There have been some people in the media who have claimed that Arsenal's signing of Mesut Özil does not transform the team, and is a panicky waste of money, given that Arsenal already have Santi Cazorla, Jack Wilshere and Tomas Rosicky. Those people could not be farther from the truth. Despite Özil playing in a position where Arsenal appear to have strength in both quantity and quality, he helps Arsenal solve a major problem from last season: creativity. It's an issue that has continued this season, and was evident on the opening day of the season, when Arsenal didn't create anything of note between going up in the 7th minute and falling behind 2-1. Although they created more chances than Tottenham, Arsenal were restricted in creating chances, both by a lack of possession but also because Arsenal's main creative threat is Santi Cazorla. While Tomas Rosicky is a lovely player, his final ball is not as penetrating as Cazorla's, and by isolating Cazorla, it becomes easier to stop Arsenal. This will all change now. Özil gives Arsenal the type of creative quality they haven't had since Cesc Fabregas left the club, and, at 24, isn't even in his prime.
Özil, though, is different to Fabregas. Fabregas's movement was vertical: he was an excellent goal-scorer, and took up great goal-scoring positions when a striker vacated the central role, which is why he was excellent in 2007/08 and 2009/10, even as Robin van Persie got injured. He was also as likely to come deep, and allow someone like Jack Wilshere or Alex Song to push forward. Özil does drop deep, and because of that, Jack Wilshere may find his forward bursts don't negatively affect the defensive balance of the team. Özil's movement, though, is less vertical than Fabregas, and is more lateral. Because of that, he should swap easily with Santi Cazorla, who will be played nominally on the left, and will also fill gaps on the right when Theo Walcott makes diagonal runs. What this gives Arsenal is a threat from all areas, as Özil can play devastating passes from the right, left and centre, and is no less effective when he moves to a wider area than in the middle.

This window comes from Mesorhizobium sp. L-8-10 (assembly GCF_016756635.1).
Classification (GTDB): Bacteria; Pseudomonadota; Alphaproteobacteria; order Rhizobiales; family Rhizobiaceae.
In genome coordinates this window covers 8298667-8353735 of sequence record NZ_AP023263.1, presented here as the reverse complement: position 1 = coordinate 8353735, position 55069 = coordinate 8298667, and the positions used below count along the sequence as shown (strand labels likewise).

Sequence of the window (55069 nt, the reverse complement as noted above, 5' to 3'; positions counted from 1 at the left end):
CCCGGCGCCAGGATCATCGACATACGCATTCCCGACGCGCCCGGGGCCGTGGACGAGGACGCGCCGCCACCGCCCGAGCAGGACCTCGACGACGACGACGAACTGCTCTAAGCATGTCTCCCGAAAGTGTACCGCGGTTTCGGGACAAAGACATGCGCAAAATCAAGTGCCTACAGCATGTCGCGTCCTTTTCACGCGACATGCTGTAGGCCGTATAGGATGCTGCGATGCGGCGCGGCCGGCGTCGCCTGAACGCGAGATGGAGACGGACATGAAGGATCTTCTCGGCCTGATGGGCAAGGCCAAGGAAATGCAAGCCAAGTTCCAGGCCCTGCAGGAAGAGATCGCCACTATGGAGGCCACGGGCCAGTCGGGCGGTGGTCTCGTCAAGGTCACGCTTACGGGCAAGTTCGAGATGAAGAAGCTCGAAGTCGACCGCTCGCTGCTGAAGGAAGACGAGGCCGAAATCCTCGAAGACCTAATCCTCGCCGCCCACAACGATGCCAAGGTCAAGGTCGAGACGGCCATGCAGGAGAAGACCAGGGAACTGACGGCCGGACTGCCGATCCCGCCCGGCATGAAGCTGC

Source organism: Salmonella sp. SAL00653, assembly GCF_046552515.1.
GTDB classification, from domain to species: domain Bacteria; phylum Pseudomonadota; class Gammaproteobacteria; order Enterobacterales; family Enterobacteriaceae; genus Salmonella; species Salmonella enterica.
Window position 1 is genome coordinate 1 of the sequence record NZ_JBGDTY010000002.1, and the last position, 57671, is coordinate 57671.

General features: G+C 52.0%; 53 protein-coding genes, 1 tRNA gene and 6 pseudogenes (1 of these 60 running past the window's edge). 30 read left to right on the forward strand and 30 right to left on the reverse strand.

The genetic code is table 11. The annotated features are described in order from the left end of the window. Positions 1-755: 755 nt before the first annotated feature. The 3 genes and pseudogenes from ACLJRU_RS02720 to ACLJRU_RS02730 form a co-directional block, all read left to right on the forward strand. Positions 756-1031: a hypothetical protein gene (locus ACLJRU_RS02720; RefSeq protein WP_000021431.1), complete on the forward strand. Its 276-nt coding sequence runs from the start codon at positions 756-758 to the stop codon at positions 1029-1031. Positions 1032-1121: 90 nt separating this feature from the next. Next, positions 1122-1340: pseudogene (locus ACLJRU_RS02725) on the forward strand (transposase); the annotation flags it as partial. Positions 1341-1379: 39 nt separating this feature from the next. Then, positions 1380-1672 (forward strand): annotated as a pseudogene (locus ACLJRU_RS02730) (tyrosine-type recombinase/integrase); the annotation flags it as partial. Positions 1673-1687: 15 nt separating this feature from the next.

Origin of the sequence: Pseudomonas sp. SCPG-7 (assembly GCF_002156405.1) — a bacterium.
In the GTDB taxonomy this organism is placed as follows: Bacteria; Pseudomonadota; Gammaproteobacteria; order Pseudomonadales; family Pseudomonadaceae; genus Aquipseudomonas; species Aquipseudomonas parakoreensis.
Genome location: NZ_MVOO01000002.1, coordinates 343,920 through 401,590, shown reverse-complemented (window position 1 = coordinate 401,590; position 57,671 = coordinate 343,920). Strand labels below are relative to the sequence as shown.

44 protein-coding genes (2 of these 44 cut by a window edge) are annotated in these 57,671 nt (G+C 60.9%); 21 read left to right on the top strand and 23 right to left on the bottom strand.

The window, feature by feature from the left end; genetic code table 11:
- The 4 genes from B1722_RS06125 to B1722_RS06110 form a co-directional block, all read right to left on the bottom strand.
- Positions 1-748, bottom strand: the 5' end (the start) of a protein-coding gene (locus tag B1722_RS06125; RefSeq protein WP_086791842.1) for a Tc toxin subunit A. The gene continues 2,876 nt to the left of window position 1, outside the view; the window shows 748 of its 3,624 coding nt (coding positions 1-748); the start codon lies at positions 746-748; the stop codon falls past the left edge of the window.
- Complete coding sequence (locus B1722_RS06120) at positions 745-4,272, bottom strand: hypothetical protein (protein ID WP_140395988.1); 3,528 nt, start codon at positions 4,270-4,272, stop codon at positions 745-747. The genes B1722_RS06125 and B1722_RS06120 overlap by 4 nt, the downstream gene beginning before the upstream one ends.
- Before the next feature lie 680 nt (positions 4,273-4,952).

Özil's arrival is good news not only for the team as a whole, but, in particular, Theo Walcott, Olivier Giroud and Aaron Ramsey. Walcott has become more and more adept at making diagonal runs behind the defence, and was found by Cazorla several times on Sunday. With Özil, Arsenal now have two outstanding talents to play through balls for Walcott's diagonal runs, which should also help Olivier Giroud, who has become very good at making near post runs, to find Walcott's cutbacks--cutbacks that are made often when Walcott's been played through.
Aaron Ramsey should also benefit from Özil's arrival. The Welshman has started the 2013/14 season in fine goal-scoring form, notching three in the two legs against Fenerbahce. He's continued his habit of making excellent off-the-ball runs into goalscoring positions, often providing the third or fourth man on a counter attack. With Özil not as vertical in movement as Ramsey, Ramsey can exploit the space that Özil doesn't take up, and make runs from deep, as he did here when he was found by Jack Wilshere, a move that can definitely be replicated by Ramsey and Özil.
Özil is exceptional at one-touch counter-attacking football, a style of football Arsenal have been moving towards, with Giroud more adept at one touch passing and Walcott also better for a direct style. It was that style that saw Arsenal beat Tottenham, and with Özil they'll only become better at it: he has the vision, pace and passing ability to make Arsenal more devastating on the break. Against teams that don't allow as much space, Özil is still extremely effective, because he creates space both with movement, and with passing.
So, yes, the signing of Mesut Özil is a tremendous upgrade. It wasn't exactly a position of need, per se, but adding to the creativity of the side was a major requirement for Arsene Wenger, and is evident in the players he was linked with--Luis Suarez, Özil, Wayne Rooney and Angel Di Maria. That Wenger pulled out for a move for Higuain is telling; the Argentinian isn't much of a creator, and wouldn't solve Arsenal's issue of being too one-dimensional. Now, Arsenal have a second, world-class dimension, and all teams need that.